(YouTube Video)
    Gone Boondocking
    Aug 9, 2019
    Duration – 10:56

    011 – Hour Shower 2.0 – The Heated Hour Shower!
    (YouTube Video)
    Gone Boondocking
    Nov 7, 2019
    Duration – 24:12

    Recirculating Shower Tech Talk – Van Build Series E – 3.
    (YouTube Video)
    Snow & Curt
    Sep 14, 2019
    Duration – 23:27

  9. We hauled water 5 years while living in Alaska. We arrived with 2 children and left with 3. We had a large galvanized tub that i placed our children with about 5 gallons of warm water that i heated on our wood stove. I then had another gallon or two that i used to rinse them off with. My husband and I took dip baths just heating up 4-5 gallons of warm water. We just kneeled in the tub, poured warm water over us to get wet. Washed with a soapy rag and then rinsed off. It’s not hard and you get clean. In winter we did it in front of our woodstove. As for washing dishes, I washed them once a day. We just used a rubber spatula to scrape off the dirty dishes . Then I would place the silverware in the bottom of a large pan . I had a pitcher of hot water that I used to wet a soapy sponge then washed the plates cups , etc. I rinsed then with the pitcher of hot water pouring it over the pan. I could get all our dishes done with 2 gallons of water at the most. And yes, I cooked all our food and made our own bread and used regular dishes. I felt it was more sanitary to always rinse in clean water. It takes adapting and definitely is more work but really we’re just spoiled. People have lived for thousands of years without modern plumbing. Of course, I do prefer our modern plumbing. But we’re set up with the ability to be on or off the grid so if we need to we can get by.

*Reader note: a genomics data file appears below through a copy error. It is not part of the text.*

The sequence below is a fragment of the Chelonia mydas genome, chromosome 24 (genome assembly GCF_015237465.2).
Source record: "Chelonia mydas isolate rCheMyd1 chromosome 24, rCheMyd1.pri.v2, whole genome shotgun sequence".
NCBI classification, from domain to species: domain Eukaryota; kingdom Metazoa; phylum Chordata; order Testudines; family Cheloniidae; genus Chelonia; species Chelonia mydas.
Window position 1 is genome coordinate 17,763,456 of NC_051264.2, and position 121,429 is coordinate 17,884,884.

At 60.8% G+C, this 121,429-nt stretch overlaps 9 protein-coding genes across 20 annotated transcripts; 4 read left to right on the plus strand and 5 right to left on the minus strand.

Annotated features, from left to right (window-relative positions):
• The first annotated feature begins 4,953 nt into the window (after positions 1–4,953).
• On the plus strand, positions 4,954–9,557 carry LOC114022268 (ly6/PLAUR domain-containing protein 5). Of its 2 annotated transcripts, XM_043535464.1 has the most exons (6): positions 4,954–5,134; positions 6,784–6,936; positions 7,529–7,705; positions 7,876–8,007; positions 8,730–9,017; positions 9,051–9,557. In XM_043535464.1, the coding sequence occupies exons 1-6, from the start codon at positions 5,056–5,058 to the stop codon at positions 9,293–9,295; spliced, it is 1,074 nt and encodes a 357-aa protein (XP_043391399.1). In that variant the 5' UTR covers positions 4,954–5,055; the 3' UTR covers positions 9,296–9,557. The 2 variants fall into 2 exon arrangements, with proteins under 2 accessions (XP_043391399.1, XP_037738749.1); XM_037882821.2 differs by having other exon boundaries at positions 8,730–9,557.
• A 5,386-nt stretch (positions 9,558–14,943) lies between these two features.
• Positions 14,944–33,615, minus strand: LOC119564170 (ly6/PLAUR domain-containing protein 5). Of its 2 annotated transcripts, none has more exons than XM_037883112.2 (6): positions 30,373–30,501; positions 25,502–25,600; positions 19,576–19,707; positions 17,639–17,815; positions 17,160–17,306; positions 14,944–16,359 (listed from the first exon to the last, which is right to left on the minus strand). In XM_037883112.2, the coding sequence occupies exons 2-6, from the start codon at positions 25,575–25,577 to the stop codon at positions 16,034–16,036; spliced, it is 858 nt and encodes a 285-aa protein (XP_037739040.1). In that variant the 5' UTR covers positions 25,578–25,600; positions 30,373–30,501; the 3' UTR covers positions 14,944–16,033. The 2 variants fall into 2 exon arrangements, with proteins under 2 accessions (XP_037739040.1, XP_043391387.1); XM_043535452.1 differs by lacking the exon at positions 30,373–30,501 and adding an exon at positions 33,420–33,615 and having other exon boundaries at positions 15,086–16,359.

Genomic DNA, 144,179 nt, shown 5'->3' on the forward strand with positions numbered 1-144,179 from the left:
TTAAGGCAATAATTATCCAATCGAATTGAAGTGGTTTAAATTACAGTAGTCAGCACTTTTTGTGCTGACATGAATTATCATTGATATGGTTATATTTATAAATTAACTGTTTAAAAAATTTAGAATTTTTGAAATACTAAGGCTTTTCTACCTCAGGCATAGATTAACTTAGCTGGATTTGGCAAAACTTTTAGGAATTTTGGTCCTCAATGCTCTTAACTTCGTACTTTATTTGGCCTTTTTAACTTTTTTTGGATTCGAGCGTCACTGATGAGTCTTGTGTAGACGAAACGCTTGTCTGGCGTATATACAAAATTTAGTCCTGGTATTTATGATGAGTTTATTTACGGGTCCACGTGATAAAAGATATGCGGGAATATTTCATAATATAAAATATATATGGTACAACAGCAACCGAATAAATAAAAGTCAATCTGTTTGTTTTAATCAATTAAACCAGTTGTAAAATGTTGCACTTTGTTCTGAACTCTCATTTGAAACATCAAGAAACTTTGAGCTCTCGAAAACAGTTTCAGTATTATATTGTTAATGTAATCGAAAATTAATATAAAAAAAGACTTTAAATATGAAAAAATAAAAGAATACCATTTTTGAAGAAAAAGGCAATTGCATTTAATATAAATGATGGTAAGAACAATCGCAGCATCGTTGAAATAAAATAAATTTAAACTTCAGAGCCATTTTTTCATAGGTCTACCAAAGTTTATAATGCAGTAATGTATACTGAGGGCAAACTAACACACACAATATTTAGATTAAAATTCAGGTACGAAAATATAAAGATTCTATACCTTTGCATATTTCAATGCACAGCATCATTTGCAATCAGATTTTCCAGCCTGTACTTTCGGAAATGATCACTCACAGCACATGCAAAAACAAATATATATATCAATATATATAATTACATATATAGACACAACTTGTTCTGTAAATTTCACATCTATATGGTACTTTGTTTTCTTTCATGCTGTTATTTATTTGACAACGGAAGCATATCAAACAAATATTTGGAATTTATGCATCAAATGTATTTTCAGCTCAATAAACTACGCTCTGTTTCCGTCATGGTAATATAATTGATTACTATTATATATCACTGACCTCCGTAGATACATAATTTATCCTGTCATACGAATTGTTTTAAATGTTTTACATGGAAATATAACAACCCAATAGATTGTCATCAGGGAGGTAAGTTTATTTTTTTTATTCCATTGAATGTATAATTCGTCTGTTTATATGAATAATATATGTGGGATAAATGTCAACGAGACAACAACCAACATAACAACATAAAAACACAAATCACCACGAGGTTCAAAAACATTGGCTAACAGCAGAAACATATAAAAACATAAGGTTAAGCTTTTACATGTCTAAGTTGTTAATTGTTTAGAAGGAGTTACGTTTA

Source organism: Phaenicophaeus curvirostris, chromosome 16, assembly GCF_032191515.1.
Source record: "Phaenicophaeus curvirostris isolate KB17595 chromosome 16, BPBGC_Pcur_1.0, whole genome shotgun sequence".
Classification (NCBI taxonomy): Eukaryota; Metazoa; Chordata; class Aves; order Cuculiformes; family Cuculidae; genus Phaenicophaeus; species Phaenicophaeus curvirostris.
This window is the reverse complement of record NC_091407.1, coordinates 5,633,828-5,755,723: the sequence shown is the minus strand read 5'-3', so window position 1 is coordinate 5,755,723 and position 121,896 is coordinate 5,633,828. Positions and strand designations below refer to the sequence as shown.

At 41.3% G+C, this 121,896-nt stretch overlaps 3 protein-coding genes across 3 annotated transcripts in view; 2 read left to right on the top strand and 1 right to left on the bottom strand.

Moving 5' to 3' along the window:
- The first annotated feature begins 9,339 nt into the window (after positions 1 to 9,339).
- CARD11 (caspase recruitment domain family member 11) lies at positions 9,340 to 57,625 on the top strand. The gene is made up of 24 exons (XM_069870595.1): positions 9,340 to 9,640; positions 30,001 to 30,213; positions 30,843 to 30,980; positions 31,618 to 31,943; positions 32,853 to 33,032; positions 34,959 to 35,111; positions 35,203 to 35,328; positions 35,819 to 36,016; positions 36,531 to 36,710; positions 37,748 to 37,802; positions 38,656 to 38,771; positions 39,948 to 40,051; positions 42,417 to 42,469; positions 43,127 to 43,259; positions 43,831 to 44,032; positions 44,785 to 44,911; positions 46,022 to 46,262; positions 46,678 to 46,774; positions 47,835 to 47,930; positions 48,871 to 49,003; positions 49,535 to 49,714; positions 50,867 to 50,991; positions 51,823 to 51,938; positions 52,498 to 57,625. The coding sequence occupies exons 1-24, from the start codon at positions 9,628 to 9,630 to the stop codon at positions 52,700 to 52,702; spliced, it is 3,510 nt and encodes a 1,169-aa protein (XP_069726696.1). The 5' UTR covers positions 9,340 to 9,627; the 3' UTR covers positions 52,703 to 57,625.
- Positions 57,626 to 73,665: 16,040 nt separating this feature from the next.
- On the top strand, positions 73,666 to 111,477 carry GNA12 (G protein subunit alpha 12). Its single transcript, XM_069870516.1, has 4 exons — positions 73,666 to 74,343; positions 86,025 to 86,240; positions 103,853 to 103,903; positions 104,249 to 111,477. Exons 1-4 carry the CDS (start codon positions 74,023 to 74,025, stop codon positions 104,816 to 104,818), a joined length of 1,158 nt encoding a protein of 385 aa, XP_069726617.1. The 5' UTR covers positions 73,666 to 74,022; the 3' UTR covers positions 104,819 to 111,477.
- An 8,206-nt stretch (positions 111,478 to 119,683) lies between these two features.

1. Modern plumbing also does a great deal to prevent half of your children from dying before adulthood, which is the historic norm. Not the long, hot showers part, but the clean dishes, clean water, and sanitation part.

  10. Merry Christmas all.

    Here is more from Tara Ross

    This Day in History: George Washington’s Christmas trip across the Delaware

    On this day in 1776, General George Washington makes a harrowing trip across the Delaware River, in the dead of night. The tremendous feat came just when it was needed most.

    Washington’s army was reeling from a series of crushing defeats: The British had won important battles in New York and had chased Americans across New Jersey. Early in December, a defeated American army had narrowly escaped across the Delaware River.

    That river provided a barrier from further British attacks, at least for the moment, because Washington had ensured the destruction of every boat for miles around.

    It was then that British General William Howe made a decision with serious ramifications for the British war effort. The weather had become much worse, and Howe decided to retire to winter quarters in New York City. He left behind a series of outposts in New Jersey to protect the ground he’d won.

    Washington did not realize that Howe was gone (or he may have thought that it was simply a trick). He had roughly 6,000 men fit for duty, but many of those enlistments would end on New Year’s Day. He needed to recruit new soldiers or inspire the old ones to stay. The year had gone badly, and he needed to end it on a high note. On Christmas Eve, he met with his officers, and they finalized the details of a surprise attack. The army would go back across the Delaware in three different locations. The men would march to Trenton during the early morning hours, and they would attack before sunrise.